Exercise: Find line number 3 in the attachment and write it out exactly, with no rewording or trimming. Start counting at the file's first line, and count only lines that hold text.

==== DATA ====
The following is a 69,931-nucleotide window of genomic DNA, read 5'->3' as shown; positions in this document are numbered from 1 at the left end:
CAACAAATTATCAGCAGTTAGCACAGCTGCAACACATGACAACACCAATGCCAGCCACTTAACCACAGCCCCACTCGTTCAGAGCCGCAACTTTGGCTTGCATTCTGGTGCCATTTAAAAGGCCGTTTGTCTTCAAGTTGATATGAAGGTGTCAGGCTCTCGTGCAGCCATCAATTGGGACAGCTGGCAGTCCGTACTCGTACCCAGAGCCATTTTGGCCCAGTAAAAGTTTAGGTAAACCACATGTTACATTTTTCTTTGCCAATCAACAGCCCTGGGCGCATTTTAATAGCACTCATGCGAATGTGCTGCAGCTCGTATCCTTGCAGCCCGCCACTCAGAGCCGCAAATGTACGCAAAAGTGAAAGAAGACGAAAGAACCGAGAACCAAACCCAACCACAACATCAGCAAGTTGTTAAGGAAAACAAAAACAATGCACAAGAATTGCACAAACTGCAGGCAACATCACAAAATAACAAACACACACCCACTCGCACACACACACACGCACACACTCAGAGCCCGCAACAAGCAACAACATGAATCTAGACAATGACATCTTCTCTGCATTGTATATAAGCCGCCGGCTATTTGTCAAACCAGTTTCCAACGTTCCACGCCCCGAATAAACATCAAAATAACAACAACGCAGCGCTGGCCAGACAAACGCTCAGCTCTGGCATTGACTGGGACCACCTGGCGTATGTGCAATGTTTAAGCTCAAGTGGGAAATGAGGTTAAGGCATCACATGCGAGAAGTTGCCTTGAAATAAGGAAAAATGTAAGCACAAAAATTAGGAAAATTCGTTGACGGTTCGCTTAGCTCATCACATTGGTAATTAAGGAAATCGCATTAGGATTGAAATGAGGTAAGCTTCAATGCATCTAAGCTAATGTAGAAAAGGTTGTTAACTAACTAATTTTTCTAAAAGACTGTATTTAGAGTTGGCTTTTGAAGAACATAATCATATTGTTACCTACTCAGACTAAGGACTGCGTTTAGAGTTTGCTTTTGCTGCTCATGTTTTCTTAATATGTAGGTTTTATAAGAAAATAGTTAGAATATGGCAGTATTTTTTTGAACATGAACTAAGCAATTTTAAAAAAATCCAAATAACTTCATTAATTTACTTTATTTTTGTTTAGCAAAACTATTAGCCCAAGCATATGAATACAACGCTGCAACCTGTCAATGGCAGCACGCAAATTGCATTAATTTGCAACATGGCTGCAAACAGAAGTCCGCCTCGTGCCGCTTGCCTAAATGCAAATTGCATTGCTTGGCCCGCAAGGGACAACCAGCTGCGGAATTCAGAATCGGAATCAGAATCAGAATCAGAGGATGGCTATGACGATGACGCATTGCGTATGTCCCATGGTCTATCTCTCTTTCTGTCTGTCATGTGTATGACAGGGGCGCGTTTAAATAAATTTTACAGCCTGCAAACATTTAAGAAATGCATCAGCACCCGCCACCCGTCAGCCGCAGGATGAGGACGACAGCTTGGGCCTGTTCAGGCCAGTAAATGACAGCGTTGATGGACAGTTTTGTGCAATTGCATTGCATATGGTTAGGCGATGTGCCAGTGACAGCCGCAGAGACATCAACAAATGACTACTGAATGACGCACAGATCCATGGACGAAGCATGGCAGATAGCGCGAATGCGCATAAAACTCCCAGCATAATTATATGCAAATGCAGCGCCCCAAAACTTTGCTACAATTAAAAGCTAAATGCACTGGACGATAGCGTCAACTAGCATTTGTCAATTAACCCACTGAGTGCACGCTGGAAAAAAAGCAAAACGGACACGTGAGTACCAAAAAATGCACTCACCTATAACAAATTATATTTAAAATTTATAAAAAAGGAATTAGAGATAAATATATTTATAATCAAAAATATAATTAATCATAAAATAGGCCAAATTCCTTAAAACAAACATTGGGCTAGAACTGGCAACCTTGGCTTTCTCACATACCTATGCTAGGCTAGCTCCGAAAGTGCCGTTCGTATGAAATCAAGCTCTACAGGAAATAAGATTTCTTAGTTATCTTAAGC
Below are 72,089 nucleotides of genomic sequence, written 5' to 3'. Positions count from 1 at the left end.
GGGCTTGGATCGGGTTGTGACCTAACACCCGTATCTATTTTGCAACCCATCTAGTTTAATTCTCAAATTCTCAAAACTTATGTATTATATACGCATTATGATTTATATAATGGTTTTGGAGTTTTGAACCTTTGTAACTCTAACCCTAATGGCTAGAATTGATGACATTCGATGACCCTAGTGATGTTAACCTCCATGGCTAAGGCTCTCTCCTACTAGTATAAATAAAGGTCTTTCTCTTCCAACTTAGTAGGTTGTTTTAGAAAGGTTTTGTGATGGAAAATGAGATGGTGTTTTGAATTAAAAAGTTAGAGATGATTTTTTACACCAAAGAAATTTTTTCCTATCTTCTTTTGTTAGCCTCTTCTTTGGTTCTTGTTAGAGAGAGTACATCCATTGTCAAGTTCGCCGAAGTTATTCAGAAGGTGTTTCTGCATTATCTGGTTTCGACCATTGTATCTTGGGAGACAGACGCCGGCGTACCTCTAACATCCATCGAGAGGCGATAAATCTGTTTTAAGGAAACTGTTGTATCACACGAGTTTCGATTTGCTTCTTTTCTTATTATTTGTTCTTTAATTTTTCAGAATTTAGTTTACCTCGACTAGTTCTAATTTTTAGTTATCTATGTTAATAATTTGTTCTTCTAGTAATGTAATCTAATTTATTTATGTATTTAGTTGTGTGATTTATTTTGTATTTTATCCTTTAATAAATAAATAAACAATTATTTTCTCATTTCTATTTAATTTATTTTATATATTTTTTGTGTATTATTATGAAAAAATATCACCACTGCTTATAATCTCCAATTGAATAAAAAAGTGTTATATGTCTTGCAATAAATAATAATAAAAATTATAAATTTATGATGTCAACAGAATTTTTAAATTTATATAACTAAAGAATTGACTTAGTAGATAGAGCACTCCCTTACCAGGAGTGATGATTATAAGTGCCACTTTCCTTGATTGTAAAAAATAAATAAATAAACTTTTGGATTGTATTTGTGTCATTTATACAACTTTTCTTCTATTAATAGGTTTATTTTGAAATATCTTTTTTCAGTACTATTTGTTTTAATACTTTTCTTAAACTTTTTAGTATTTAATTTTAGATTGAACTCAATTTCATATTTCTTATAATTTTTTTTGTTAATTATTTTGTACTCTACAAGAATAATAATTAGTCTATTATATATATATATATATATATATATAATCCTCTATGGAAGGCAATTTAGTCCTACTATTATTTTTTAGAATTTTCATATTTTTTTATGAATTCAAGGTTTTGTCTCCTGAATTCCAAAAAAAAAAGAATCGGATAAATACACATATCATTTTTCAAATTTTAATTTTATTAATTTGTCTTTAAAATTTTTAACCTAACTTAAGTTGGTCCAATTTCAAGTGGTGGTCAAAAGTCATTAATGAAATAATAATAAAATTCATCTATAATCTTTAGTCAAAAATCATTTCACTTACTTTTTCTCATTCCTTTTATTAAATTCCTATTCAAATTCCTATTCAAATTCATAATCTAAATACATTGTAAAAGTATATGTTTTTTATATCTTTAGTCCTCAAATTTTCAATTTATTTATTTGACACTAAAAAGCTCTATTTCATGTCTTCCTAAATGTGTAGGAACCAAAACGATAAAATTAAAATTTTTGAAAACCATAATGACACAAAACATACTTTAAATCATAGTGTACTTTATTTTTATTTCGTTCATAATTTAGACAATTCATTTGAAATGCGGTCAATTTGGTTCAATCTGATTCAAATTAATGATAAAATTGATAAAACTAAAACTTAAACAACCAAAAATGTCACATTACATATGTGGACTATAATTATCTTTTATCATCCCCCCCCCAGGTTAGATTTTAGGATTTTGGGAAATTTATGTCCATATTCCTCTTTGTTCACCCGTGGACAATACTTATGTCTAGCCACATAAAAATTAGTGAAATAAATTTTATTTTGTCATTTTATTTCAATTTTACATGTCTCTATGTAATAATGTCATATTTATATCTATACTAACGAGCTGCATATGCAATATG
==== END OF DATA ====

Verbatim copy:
Below are 72,089 nucleotides of genomic sequence, written 5' to 3'. Positions count from 1 at the left end.